Both myself and Matt, although the average age for joint replacement surgery is 69, 70 we've operated on people in their 20s and in their hundreds and everywhere in between. As long as you're aware of the potential for needing further surgery in your lifetime, and also as long as you're aware of the limitations of an artificial joint.

You know, a lot of 30 or 40 year olds - when they have their knees replaced - the demands that they're going to put on those knees are much higher than your average 70 year old, and sometimes they may end up disappointed at the level of function they reach.

But absolutely, if you need it doing it's not about age it's about when the time is right.

Mr Matt Oliver

I’d just like to second that and also add that the patient themselves, in my experience, has a light bulb moment. They just know that there's nothing else that can be done and they're miserable and they're fed up with feeling miserable. They're struggling at work they're not enjoying playing with their kids in the garden, they can't keep up on a walk around the block with the wife or the husband and that to me is very important.

And it means that, you know, if they have tried everything we've just mentioned the knee replacement should very much improve their quality of life.

Louise King

That's excellent thank you. Are you able to play squash after a hip replacement?

Mr Alex Chipperfield

Personally or for the patient?! So, racket sports in general, things like tennis, squash - even badminton to a degree - they tend to just be the perfect storm really when it comes to joint replacement surgery. The combination of rapid acceleration, rapid deceleration and rapid changes of direction as well tend not to mix very well with joint replacement surgery.

So generally, patients, if you are able to still play squash or tennis, then I would probably possibly suggest that the time is not right for a hip or knee replacement. If you are unable to play because of your hip or knee, then although you may get back to playing at a low level - or more stationary – I wouldn't expect you to get back to competitive levels.

You just have to look at Andy Murray, who is surrounded by a team of people whose only job is to get him on the tennis court; and he has not been the same since a hip replacement; he's not reached that same level. So, although it is technically possible, I think you'll struggle to reach the levels that you were at your prime.

Mr Matt Oliver

I agree with that, but the caveat is, a couple of years ago, I had a man in his 50s that came to see me with a very arthritic knee, and he was the squash coach at the local private school. And he laid on my desk a magazine – I think it was called Squash Weekly or Squash Monthly – and opened it up in the centre pages and there was a spread about a 70 year old man who'd had both of his knees replaced and he is the world veteran champion. And he said can i have one of these please?

I had the perfect storm moment, like Alex has just mentioned, but I thought well yeah why not you know? This guy in the magazine has obviously managed to get back to a reasonable level, so we went for it and - as far as I’m aware - he's back coaching squash and still playing competitive squash. But he understands, just like Alex has mentioned, that it won't be quite the same.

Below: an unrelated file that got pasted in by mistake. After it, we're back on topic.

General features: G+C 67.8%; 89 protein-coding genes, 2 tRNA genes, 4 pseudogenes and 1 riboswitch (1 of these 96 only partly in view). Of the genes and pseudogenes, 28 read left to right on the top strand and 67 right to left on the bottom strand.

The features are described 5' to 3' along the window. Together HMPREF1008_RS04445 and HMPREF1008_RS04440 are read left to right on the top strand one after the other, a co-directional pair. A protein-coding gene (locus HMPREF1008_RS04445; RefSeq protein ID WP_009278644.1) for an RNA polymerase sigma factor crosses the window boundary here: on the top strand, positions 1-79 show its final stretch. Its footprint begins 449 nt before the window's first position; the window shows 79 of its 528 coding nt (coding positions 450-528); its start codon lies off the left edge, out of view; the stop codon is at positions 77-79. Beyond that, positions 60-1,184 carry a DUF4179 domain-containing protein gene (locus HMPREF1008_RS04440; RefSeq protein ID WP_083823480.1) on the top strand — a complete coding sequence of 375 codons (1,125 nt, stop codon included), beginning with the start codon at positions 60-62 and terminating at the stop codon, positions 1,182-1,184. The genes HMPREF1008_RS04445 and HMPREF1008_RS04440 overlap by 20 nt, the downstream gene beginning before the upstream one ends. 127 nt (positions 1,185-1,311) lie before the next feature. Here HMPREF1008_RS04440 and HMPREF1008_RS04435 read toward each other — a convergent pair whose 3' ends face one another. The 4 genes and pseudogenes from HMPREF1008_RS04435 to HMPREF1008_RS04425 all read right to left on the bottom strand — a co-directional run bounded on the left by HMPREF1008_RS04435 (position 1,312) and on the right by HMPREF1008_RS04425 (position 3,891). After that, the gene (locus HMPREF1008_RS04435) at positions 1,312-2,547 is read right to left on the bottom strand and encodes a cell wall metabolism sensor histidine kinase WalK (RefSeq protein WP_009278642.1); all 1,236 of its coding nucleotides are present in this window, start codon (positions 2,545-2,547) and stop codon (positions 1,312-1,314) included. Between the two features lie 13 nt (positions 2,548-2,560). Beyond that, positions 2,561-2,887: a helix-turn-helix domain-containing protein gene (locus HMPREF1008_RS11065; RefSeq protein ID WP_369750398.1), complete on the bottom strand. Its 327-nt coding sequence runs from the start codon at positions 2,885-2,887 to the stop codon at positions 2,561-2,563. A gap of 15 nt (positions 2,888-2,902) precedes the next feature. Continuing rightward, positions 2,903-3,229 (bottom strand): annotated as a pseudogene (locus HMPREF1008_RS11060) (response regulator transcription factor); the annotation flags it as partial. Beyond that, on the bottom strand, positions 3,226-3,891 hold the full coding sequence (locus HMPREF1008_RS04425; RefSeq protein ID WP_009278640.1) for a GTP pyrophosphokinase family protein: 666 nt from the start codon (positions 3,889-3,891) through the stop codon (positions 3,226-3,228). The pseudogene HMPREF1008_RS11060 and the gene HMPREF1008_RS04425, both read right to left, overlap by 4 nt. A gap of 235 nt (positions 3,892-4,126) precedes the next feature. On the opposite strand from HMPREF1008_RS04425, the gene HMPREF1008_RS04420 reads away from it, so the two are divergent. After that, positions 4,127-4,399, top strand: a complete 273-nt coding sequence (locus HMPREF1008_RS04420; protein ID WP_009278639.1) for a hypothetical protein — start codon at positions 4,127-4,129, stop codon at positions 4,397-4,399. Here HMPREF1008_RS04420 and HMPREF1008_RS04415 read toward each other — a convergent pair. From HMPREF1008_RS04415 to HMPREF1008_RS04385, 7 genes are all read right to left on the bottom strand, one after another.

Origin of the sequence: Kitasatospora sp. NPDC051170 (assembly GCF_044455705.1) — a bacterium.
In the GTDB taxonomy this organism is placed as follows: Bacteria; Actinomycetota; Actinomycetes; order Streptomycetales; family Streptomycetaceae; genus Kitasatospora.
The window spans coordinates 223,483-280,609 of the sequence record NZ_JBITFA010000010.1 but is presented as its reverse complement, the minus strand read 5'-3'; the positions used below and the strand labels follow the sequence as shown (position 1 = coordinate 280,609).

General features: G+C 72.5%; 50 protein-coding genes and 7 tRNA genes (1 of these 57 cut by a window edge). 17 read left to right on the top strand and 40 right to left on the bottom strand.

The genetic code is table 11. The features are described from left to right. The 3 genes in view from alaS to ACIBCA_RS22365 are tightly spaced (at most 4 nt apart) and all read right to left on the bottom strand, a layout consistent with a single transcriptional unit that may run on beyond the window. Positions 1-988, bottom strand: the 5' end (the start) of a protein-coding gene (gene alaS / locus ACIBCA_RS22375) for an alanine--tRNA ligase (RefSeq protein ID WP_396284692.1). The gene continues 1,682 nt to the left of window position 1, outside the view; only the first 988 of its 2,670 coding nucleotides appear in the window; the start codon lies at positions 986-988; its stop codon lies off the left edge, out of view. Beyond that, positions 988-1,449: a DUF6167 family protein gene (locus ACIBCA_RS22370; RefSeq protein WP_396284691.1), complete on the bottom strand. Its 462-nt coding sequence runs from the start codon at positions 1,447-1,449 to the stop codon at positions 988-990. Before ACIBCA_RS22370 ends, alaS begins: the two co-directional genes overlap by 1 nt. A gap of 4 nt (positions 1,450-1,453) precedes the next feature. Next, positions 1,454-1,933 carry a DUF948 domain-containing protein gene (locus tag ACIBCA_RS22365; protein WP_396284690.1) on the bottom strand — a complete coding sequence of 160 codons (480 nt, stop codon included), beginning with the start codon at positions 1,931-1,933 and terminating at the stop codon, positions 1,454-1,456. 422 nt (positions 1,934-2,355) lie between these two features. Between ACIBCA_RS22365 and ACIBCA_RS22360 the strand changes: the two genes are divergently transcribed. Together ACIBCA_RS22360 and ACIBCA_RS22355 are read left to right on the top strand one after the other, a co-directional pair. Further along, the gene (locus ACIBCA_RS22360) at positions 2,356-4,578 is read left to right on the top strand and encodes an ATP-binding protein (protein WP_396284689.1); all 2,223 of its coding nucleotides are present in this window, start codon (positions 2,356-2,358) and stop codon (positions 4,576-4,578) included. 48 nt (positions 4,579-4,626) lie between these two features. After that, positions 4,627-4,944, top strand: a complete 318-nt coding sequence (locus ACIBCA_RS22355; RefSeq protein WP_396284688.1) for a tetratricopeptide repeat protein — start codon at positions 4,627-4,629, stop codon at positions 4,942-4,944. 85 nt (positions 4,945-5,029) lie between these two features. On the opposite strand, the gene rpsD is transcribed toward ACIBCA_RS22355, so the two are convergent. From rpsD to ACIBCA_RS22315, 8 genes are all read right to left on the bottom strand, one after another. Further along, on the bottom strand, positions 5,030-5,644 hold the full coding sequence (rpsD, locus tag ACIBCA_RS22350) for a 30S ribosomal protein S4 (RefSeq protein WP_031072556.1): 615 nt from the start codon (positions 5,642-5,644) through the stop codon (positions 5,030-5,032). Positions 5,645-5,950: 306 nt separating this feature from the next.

So, you can certainly get back to playing those things because you're just aware that your knee may wear out a bit sooner.

Louise King

That makes sense. Okay our next question is from Paul. If someone is classed as obese would this mean that they could not have a knee replacement?

Mr Matt Oliver

No, but if you want to have your knee replacement at Benenden, the cut off is a BMI of 40. So elsewhere there are different criteria but the higher that your BMI is, there are perceived increased surgical risks. But certainly, I think up to about BMI of 45 a knee replacement probably can be safely performed. I think 50 and above, I have some reservations about that. I don't know what you feel about that Alex?

Mr Alex Chipperfield

Yeah, absolutely. It's down to patient safety factors. Once your BMI is over 40 the risk of developing a complication is significantly higher, so you will find that private hospitals or standalone units that don't have on-site access to critical care high dependency units, they will be more selective about BMI when it comes to surgery.

And, you know, you'll find that at Benenden if your BMI is over 40 then you wouldn't be accepted at Benenden whereas you would at a local NHS hospital that has all that critical care facilities in place, just if it's needed.

I certainly have a large cohort of patients who have a BMI between 40 and 50 who are delighted with their hip and knee replacements. You know, it's a good operation for people of all sizes but it has to be performed safely in the correct environment for them.

Louise King

Great, thank you. Right, that's all the questions we actually have time for today because then we're just hitched by time. So, I just want to say thank you both for your presentation, it's been really interesting and if anyone would like to book an initial consultation our friendly Private Patient advisor Lindsay is available until 9pm this evening on this number on your screen.

At the end of this presentation you'll receive a short survey. I’ll be really grateful if you could spare a few minutes to let us have your feedback on today's webinar. And so on behalf of Mr Chipperfield, Mr Oliver, myself and the team at Benenden Hospital I’d like to say thank you very much for joining us today and we look forward to seeing you again soon.